What this tells us, in turn, is that ALEC’s claim to stand for limited government and free markets is deeply misleading. To a large extent the organization seeks not limited government but privatized government, in which corporations get their profits from taxpayer dollars, dollars steered their way by friendly politicians. In short, ALEC isn’t so much about promoting free markets as it is about expanding crony capitalism. (Emphasis added.)

I’ve been thinking about writing about ALEC for a while now–sparked by an email from my father just over a month ago with a link to the following article:

Campus Connection: UW profs shed light on ALEC’s threat to public education by Todd Finkelmeyer from the Capital Times, Feb. 20, 2012

University of Wisconsin-Madison professors Julie Underwood and Julie Mead are expressing concern over the growing corporate influence on public education in an article published Monday.

In particular, they are highly critical of the American Legislative Exchange Council (ALEC), which connects conservative state legislators with like-minded think tanks, corporations and foundations to develop “model legislation” that can be enacted at the state level.


Citing past research and articles, Underwood and Mead write that model legislation from ALEC seeks to “influence teacher certification, teacher evaluation, collective bargaining, curriculum, funding, special education, student assessment, and numerous other education and education-related issues. Common throughout the bills are proposals to decrease local control of schools by democratically elected school boards while increasing access to all facets of education by private entities and corporations.”

I am a public school teacher who believes that government on the whole is a good thing so, not surprisingly, I am wholly opposed to efforts to privatize any aspects of our public school system.  (Read my piece on the push to allow online-only schools that are only nominally administered through Iowa school districts while 97% of the state education dollars for the students enrolled are funneled to out of state corporations.)  (Come to think of it, I need to look into if Iowa’s online-only schools are something that ALEC has advocated for.)  Fortunately work by Professors Underwood and Mead and others has helped to bring the pro-business, ultra (severely?) conservative out-sized influence that ALEC has wielded to light in Wisconsin.

This was not the first time I’d heard of ALEC, however.  I was first alerted to this group that seeks to bring power to the powerful by a letter in my home town paper from David Johnson, a candidate for 73rd district seat in the Iowa House.

Letter: Kaufmann should pull ALEC membership by David Johnson in the West Branch Times, Aug. 3, 2011.

In 1973, the American Legislative Exchange Council (ALEC) was formed. ALEC brings together state legislators and big business for the purpose of creating template legislation.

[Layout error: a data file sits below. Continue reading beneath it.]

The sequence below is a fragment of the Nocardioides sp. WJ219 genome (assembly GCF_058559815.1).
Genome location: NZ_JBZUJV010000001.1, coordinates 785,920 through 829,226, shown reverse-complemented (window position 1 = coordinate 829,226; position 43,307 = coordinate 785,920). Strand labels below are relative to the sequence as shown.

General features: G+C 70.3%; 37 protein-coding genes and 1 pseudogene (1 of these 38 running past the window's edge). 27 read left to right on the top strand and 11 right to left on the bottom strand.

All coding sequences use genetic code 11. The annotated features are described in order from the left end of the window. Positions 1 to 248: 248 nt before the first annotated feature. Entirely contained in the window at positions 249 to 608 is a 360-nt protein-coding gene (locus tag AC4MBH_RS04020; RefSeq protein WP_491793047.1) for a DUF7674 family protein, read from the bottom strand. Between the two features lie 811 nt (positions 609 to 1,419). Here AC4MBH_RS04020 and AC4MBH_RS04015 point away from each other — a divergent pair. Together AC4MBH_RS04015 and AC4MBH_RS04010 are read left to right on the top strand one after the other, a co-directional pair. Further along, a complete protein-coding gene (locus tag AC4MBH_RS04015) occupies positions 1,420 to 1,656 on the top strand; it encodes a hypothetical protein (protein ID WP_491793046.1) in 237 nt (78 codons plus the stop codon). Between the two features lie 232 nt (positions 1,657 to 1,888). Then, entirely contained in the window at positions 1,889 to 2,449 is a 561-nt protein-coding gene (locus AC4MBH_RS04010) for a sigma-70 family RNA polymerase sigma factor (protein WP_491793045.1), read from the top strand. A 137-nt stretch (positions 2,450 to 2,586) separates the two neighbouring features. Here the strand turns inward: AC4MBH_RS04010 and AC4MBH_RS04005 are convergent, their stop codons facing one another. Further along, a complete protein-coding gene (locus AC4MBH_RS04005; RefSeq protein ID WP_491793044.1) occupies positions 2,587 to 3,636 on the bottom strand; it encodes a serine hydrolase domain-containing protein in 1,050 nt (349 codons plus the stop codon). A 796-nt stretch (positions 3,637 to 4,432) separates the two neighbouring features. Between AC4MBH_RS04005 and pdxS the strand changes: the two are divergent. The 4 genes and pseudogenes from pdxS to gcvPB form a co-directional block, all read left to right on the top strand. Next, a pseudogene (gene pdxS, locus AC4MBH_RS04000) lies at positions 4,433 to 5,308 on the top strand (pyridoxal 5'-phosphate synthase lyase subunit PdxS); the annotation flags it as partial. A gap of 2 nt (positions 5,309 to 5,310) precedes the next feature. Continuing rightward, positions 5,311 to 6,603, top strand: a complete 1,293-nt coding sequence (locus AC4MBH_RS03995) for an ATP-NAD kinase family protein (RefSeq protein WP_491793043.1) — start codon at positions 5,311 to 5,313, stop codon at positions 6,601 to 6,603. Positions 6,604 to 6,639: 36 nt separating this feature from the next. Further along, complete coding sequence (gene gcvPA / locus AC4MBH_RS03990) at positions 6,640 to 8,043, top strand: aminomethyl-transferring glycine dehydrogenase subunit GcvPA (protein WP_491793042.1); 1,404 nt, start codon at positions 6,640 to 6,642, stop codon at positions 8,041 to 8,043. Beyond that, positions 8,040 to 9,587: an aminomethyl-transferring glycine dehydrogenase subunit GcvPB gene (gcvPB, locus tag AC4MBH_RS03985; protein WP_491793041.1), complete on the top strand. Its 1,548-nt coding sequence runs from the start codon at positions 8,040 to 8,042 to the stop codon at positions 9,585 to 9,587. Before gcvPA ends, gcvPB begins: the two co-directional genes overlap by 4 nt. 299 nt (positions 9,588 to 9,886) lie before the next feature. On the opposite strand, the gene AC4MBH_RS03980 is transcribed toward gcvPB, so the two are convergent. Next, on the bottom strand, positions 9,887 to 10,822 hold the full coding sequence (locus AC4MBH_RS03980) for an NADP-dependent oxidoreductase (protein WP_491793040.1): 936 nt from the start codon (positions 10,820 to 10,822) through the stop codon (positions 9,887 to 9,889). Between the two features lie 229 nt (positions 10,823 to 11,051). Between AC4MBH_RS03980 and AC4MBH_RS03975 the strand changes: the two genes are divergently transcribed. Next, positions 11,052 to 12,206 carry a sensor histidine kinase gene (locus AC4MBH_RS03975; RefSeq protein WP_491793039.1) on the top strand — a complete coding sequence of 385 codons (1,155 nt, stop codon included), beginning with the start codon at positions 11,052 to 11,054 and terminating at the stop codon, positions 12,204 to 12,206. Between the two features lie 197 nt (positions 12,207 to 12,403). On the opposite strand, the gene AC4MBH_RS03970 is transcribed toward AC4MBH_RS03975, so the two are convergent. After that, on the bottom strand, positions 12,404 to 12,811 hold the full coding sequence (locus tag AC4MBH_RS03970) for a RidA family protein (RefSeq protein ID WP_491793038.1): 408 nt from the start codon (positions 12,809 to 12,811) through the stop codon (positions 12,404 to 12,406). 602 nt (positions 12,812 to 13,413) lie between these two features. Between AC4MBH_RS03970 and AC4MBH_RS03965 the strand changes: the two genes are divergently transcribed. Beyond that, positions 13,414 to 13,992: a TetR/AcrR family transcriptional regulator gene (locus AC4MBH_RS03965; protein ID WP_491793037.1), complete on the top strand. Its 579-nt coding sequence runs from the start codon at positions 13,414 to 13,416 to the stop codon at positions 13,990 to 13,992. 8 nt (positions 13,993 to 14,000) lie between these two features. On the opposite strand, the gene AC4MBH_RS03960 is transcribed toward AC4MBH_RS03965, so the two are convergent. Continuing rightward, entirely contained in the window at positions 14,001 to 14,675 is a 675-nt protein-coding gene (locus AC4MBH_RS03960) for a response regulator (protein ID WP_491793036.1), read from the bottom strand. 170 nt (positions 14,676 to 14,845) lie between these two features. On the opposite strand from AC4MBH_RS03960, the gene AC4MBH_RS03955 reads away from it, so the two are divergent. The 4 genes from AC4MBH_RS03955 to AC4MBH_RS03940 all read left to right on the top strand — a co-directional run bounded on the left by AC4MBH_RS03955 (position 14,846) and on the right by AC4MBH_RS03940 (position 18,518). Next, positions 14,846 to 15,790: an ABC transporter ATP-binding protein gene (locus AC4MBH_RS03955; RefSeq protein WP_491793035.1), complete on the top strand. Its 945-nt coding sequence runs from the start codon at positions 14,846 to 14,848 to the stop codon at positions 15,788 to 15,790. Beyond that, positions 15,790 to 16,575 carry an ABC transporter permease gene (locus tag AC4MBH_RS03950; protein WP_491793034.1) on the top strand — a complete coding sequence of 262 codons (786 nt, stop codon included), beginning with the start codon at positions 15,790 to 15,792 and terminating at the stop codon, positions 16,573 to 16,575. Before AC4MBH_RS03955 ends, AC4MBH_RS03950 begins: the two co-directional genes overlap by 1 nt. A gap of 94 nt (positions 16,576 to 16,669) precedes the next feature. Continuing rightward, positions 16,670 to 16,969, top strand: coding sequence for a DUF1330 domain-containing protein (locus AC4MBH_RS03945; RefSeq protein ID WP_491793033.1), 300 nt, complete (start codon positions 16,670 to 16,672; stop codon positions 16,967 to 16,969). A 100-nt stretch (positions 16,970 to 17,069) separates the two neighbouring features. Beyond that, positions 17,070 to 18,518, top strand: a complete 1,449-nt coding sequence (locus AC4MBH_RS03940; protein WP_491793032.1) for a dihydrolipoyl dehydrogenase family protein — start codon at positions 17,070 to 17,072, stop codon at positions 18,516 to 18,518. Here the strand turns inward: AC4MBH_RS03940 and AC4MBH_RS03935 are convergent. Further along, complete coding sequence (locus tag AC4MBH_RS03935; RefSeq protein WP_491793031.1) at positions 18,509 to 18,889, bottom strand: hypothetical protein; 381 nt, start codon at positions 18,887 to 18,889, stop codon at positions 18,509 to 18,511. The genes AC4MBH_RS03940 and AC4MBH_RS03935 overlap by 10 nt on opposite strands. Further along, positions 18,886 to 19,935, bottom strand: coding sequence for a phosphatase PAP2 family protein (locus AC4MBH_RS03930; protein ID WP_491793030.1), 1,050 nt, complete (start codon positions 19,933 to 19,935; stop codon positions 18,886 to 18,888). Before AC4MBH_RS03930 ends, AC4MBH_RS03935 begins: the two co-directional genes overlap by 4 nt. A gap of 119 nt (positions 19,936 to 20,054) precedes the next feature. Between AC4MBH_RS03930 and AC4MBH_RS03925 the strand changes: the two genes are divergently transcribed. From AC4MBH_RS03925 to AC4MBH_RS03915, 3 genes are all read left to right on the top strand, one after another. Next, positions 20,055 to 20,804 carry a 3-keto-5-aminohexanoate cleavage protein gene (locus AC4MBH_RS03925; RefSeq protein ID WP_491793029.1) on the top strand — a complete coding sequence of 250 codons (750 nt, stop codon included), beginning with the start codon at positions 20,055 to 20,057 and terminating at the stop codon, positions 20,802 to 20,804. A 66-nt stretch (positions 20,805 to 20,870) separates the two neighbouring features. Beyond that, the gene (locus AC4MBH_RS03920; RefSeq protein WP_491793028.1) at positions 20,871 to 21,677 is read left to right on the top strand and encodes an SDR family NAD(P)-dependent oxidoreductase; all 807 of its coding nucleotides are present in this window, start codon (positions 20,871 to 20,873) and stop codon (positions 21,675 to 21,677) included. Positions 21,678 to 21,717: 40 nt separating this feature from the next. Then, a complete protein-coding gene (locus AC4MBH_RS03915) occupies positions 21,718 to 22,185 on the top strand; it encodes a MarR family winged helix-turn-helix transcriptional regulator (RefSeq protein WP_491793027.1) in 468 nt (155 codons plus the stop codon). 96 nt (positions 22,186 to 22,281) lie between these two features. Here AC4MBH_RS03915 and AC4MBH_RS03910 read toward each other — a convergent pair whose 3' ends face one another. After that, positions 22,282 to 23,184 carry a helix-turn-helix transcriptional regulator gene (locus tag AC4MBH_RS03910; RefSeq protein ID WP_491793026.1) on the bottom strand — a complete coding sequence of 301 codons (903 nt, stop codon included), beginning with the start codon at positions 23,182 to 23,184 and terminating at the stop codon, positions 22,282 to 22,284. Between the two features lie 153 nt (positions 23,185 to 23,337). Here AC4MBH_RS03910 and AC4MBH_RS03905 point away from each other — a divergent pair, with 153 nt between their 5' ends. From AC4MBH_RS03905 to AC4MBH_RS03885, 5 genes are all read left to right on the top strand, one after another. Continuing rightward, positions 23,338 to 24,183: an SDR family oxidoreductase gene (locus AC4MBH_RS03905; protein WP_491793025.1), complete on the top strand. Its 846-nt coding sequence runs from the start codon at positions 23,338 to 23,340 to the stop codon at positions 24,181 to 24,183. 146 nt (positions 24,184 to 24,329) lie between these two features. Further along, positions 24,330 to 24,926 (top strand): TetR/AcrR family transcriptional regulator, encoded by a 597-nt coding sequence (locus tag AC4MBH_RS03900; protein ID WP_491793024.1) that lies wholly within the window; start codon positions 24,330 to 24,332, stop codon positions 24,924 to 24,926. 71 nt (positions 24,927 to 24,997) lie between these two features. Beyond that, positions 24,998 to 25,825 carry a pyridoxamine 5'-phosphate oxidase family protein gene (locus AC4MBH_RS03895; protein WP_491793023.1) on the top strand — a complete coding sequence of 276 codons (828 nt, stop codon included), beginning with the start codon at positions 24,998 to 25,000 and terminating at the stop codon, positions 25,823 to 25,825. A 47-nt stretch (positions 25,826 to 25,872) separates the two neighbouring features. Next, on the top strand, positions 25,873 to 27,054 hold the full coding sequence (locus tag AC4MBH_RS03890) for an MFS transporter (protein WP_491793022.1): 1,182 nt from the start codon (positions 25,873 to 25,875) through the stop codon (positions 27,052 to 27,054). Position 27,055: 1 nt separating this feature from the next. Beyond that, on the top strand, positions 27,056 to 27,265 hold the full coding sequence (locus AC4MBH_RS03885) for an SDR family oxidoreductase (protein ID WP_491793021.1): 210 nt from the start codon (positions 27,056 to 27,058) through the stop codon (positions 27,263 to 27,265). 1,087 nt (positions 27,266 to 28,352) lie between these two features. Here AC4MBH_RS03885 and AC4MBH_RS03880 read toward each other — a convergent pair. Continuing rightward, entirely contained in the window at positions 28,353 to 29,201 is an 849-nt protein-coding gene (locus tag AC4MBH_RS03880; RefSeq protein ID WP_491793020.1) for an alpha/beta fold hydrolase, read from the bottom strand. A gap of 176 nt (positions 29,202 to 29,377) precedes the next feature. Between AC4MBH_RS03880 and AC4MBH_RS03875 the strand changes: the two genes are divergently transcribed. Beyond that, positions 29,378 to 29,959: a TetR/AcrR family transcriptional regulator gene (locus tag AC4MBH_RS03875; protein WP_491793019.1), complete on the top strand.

Per information obtained from Charles Smithson, chief clerk of the Iowa House, every member of the Republican delegation is a member of ALEC by virtue of not opting out of such membership. Membership dues are paid by the state; that is, by taxpayer money.

I, for one, have no desire to have my tax dollars used as a means for big business to gain privileged access to our state representatives.

I would ask Mr. Kaufmann and other representatives to terminate their membership in ALEC and reimburse the taxpayers for the dues incurred during their time in office.

Mr. Kaufmann is Jeff Kaufmann, our moderate-talking, conservative-voting current district 79 Iowa House member.  His district was made a part of the new 73rd district, and he has subsequently opted to run for Cedar County Supervisor instead of for reelection.

So the moral of this story, friends, is don’t procrastinate writing about something important, or Paul Krugman will steal your thunder much like a certain redheaded girl did back in 1985 in Wingra’s 4th grade spelling bee!

Madonna grasps at relevancy by dropping drug references

Say what you will about Madonna, she clearly is a legend in her own time.  Desperately trying to stay hip by tossing out drug references probably has no real upside as far as her career or her legacy, however.

Madonna Slammed By Deadmau5 In Expletive-Filled Rant by Jocelyn Vena from MTV.com Mar. 26, 2012

Deadmau5 took to his Facebook after her cameo to criticize the singer (who just dropped her album MDNA this week) for a joke she made. It was Madonna asking “How many people in this crowd have seen Molly?” that left the producer a bit perturbed as Molly is a thinly veiled reference to the drug MDMA, which is also referenced in the title of Madge’s new album.

“Very classy there madonna. ‘HUR DUR HAS ANYONE SEEN MOLLY???’ such a great message for the young music lovers at ultra. quite the f’n philanthropist. but hey, at least yer HIP AND TRENDY! F—ing cant smack my head hard enough right now,” he wrote on his site.

Now I’m against the War on Drugs and all, but c’mon, using your position of fame and adoration to push a seriously hard party drug is definitely not a good thing.